Reading List: The Confidence Code

UPDATED: April 12, 2014
PUBLISHED: April 12, 2014

Two years ago journalists Katty Kay and Claire Shipman set out to investigate confidence—what it is, where it comes from, how it develops and why women in particular seem to struggle with it.

Kay and Shipman, authors of the best-selling Womenomics, researched the genetic code of confidence and how life experiences enhance or mitigate human DNA. By combining advanced research in genetics, gender and behavior with the personal insights of successful women and scientists studying the subject, the authors have written an enlightening, fascinating book that explains the relationship between confidence, resilience, risk and reward. Along the way, they surfaced intriguing studies on gender and achievement. For example, in 1970, only 5 percent of the musicians in top symphony orchestras were women. By the 1990s, 25 percent were female. The gains came after orchestras introduced blind auditions. When they didn’t know who was playing, the judges decided solely on the quality of the sound, not on the gender of the candidate. As a result, women were hired in greater numbers, proving that “when women are given a fair shot at success, they do well,” the authors write.

Sustaining confidence, “at least the part that’s not in our genes,” requires persistence and practice. So Kay and Shipman compiled 15 confidence-building exercises. Among them: Don’t Ruminate—Rewire, which warns against giving in to those negative thought patterns, and advises replacing them with positive thoughts that reinforce what you do well. There’s also Kill NATs: Like their “phonetic twin,” these Negative Automatic Thoughts (I’ll never finish this project. Why did I take it on?) are just as annoying and hard to kill. Kay and Shipman recommend writing your NATs in a journal. When you review them, look for an alternative positive interpretation.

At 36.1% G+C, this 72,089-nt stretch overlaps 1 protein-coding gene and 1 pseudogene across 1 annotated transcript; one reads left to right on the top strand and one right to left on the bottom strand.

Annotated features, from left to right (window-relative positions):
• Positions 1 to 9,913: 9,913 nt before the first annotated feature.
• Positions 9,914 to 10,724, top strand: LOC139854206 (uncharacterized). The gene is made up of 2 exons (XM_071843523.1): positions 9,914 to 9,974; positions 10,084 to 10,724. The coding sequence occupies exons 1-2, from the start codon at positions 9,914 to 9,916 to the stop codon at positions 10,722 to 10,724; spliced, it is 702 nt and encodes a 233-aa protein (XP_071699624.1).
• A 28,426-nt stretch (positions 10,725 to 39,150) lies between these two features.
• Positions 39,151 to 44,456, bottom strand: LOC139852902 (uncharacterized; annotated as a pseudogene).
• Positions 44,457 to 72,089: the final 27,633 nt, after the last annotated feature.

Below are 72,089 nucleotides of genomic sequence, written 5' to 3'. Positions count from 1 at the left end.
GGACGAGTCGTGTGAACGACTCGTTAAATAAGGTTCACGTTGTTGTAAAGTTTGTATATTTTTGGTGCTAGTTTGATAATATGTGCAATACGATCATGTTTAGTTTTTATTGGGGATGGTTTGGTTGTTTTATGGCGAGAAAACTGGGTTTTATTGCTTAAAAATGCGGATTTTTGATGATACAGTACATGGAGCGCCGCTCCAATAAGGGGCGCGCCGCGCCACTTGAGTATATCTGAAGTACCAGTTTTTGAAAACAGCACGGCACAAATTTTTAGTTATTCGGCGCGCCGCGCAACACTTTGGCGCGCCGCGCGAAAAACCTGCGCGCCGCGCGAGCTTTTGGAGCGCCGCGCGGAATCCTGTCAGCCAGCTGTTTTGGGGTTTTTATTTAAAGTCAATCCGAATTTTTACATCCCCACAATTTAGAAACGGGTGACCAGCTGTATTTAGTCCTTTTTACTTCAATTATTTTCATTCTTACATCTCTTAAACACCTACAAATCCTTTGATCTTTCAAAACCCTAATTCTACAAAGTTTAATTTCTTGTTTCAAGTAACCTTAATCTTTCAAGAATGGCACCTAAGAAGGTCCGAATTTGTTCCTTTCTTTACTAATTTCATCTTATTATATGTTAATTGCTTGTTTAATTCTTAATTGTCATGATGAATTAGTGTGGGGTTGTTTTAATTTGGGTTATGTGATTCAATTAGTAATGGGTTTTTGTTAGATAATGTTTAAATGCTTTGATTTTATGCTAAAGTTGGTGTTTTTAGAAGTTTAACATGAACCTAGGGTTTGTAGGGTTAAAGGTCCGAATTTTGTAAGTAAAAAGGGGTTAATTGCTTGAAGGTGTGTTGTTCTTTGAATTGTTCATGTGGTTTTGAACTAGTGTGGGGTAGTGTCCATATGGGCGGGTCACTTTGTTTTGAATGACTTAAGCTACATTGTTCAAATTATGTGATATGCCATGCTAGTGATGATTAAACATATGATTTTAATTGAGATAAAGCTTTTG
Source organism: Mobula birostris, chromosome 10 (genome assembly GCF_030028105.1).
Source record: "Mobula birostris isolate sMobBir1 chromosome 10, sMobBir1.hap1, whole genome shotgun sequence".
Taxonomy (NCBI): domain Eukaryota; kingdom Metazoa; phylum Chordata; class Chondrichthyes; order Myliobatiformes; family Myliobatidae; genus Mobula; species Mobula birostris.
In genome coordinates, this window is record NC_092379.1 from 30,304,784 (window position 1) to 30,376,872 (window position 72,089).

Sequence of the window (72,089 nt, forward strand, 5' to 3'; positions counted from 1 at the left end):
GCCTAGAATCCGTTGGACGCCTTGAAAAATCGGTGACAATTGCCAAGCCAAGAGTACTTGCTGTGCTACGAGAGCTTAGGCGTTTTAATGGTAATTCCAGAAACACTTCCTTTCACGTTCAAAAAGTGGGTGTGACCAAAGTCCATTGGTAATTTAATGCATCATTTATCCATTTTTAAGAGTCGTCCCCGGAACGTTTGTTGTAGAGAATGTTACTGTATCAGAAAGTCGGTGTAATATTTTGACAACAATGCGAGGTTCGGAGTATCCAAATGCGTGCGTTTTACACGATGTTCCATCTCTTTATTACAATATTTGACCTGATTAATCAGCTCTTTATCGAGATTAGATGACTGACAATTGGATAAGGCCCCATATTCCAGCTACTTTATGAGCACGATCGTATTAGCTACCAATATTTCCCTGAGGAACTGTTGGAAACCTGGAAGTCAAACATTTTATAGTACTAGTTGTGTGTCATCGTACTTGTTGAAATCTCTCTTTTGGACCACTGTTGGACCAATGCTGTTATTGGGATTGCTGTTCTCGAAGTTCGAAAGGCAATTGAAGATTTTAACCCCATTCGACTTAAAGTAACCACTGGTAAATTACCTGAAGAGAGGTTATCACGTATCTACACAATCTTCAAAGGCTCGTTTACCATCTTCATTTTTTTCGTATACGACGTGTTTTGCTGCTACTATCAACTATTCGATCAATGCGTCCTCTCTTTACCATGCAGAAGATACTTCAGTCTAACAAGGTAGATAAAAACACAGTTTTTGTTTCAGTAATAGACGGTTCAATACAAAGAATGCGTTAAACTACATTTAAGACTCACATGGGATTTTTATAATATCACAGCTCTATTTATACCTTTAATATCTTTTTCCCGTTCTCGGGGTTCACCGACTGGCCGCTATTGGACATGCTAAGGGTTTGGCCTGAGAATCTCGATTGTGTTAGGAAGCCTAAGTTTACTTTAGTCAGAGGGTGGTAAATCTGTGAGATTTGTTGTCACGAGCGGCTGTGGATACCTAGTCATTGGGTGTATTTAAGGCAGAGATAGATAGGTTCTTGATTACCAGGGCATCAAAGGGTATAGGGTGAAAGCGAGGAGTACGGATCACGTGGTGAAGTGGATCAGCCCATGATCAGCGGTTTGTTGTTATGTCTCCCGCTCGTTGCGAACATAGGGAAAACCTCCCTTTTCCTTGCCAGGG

One of the most reassuring findings comes from the science of neuroplasticity, which says that the brain’s ability to learn continues throughout life. It turns out that the most successful, fulfilled and ultimately confident people believe they can always improve and learn. The Confidence Code can definitely help you learn to boost your confidence.

by Katty Kay and Claire Shipman

Harper Business, $27.99

Jessica Krampe is the digital managing editor for A graduate of the Missouri School of Journalism, Jessica has worked for news, entertainment, business and lifestyle publications. Outside of the daily grind, she enjoys happy hours, live music and traveling.